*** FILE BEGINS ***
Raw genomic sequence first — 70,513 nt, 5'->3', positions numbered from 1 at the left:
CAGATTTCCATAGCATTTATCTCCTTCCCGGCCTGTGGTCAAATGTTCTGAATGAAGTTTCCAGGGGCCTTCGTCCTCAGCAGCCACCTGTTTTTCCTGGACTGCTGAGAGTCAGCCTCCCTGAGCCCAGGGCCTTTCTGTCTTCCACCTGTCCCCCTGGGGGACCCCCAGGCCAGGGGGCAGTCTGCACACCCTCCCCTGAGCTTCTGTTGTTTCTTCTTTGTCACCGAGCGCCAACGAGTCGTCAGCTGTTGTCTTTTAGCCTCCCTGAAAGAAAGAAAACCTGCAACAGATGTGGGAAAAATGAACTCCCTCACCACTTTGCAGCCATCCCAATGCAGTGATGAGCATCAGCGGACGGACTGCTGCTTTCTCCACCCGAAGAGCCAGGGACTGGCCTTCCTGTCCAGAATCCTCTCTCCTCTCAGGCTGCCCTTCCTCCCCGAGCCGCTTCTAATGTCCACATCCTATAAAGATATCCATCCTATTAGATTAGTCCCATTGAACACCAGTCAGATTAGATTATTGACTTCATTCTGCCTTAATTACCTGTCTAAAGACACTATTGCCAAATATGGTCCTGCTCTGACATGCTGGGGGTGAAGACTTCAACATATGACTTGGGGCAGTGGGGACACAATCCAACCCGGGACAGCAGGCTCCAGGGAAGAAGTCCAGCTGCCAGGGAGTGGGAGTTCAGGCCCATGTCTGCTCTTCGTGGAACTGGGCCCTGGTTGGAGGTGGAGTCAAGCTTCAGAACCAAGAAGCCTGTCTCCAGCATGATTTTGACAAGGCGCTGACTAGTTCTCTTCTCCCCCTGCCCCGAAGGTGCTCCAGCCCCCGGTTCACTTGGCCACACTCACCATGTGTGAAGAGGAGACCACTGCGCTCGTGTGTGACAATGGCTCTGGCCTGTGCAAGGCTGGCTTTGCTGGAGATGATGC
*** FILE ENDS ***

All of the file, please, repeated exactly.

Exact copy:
Raw genomic sequence first — 70,513 nt, 5'->3', positions numbered from 1 at the left:
CAGATTTCCATAGCATTTATCTCCTTCCCGGCCTGTGGTCAAATGTTCTGAATGAAGTTTCCAGGGGCCTTCGTCCTCAGCAGCCACCTGTTTTTCCTGGACTGCTGAGAGTCAGCCTCCCTGAGCCCAGGGCCTTTCTGTCTTCCACCTGTCCCCCTGGGGGACCCCCAGGCCAGGGGGCAGTCTGCACACCCTCCCCTGAGCTTCTGTTGTTTCTTCTTTGTCACCGAGCGCCAACGAGTCGTCAGCTGTTGTCTTTTAGCCTCCCTGAAAGAAAGAAAACCTGCAACAGATGTGGGAAAAATGAACTCCCTCACCACTTTGCAGCCATCCCAATGCAGTGATGAGCATCAGCGGACGGACTGCTGCTTTCTCCACCCGAAGAGCCAGGGACTGGCCTTCCTGTCCAGAATCCTCTCTCCTCTCAGGCTGCCCTTCCTCCCCGAGCCGCTTCTAATGTCCACATCCTATAAAGATATCCATCCTATTAGATTAGTCCCATTGAACACCAGTCAGATTAGATTATTGACTTCATTCTGCCTTAATTACCTGTCTAAAGACACTATTGCCAAATATGGTCCTGCTCTGACATGCTGGGGGTGAAGACTTCAACATATGACTTGGGGCAGTGGGGACACAATCCAACCCGGGACAGCAGGCTCCAGGGAAGAAGTCCAGCTGCCAGGGAGTGGGAGTTCAGGCCCATGTCTGCTCTTCGTGGAACTGGGCCCTGGTTGGAGGTGGAGTCAAGCTTCAGAACCAAGAAGCCTGTCTCCAGCATGATTTTGACAAGGCGCTGACTAGTTCTCTTCTCCCCCTGCCCCGAAGGTGCTCCAGCCCCCGGTTCACTTGGCCACACTCACCATGTGTGAAGAGGAGACCACTGCGCTCGTGTGTGACAATGGCTCTGGCCTGTGCAAGGCTGGCTTTGCTGGAGATGATGC